- Youth Action
ACE's program is firmly grounded in climate science. A special thanks goes to our Science Advisory Board who provide guidance and review the science used in our programs to ensure it is of the highest possible caliber.
Our presentation addresses many Performance Expectations in the new Next Generation Science Standards (NGSS) as well as state science content standards and the Essential Principles of Climate Science.
You can explore the standards in the links below:
- Next Generation Science Standards (NGSS)
- State Science Standards Addressed in ACE Presentations
- Climate Literacy: the Essential Principles of Climate Science
ACE is very excited about the release of the Next Generation Science Standards in 2013. NGSS represents the result of years of collaborative effort among many states to produce up-to-date science standards that incorporate the practices of science, as well as engineering and technology applications. NGSS is a big step forward for science education in the U.S.
ACE is particularly excited about the inclusion of climate science within multiple grade levels of NGSS. As a true interdisciplinary topic, climate change is addressed within all three disciplines of Life Science, Physical Science and Earth and Space Science (ESS). Many of the fundamentals of climate science are covered in middle school and those standards (Performance Expectations) that are addressed in the ACE Assembly are also included here.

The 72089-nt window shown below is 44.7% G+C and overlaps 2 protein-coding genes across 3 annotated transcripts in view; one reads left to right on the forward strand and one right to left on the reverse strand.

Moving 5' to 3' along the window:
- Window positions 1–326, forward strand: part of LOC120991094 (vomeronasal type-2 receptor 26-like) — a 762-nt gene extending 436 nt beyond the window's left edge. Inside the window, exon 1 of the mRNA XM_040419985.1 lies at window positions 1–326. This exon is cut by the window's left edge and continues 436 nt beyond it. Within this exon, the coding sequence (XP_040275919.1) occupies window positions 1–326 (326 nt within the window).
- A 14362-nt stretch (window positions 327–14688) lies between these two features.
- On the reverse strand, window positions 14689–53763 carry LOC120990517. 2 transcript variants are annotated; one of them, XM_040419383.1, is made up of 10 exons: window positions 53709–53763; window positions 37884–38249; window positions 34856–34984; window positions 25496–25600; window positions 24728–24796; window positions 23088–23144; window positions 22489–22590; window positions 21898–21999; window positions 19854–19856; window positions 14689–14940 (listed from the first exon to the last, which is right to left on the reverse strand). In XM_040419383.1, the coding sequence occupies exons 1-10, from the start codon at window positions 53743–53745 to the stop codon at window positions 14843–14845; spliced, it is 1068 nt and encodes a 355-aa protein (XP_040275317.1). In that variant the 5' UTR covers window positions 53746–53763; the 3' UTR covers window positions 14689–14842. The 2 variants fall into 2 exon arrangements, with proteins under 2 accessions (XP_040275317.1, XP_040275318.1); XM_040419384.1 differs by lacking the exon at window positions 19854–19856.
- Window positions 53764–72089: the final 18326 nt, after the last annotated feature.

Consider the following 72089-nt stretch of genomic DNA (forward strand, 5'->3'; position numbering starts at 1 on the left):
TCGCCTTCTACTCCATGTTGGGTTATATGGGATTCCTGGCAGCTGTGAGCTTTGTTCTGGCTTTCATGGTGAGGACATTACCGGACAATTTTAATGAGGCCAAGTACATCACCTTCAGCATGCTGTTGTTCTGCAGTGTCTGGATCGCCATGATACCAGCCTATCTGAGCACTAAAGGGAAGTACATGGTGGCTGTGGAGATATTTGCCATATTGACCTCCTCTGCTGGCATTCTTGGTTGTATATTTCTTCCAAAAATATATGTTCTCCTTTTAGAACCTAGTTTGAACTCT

For an overview of what NGSS is and how climate science is included, download this ACE PowerPoint presentation.
**Note: Each PE (performance expectation) combines a practice with a science concept or disciplinary core idea (DCI). The ACE Assembly addresses the science concept (DCI) component of the standard, not the practice. It is important to note that specific disciplinary core ideas are not intended by the writers of NGSS to pair with a single practice, but to be addressed through a variety of practices. See ACE’s Lesson Plans page for lesson plans that address the practices of science as well as the content.
Middle School NGSS Performance Expectations Addressed
- MS-PS1-3. Gather and make sense of information to describe that synthetic materials come from natural resources and impact society.
- MS-LS1-6. Construct a scientific explanation based on evidence for the role of photosynthesis in the cycling of matter and flow of energy into and out of organisms.
Earth and Space Science
- MS-ESS3-3. Apply scientific principles to design a method for monitoring and minimizing a human impact on the environment
- MS-ESS3-4. Construct an argument supported by evidence for how increases in human population and per-capita consumption of natural resources impact Earth’s systems.
- MS-ESS3-5. Ask questions to clarify evidence of the factors that have caused the rise in global temperatures over the past century.
High School NGSS Performance Expectations Addressed
- HS-PS3-3. Design, build, and refine a device that works within given constraints to convert one form of energy into another form of energy.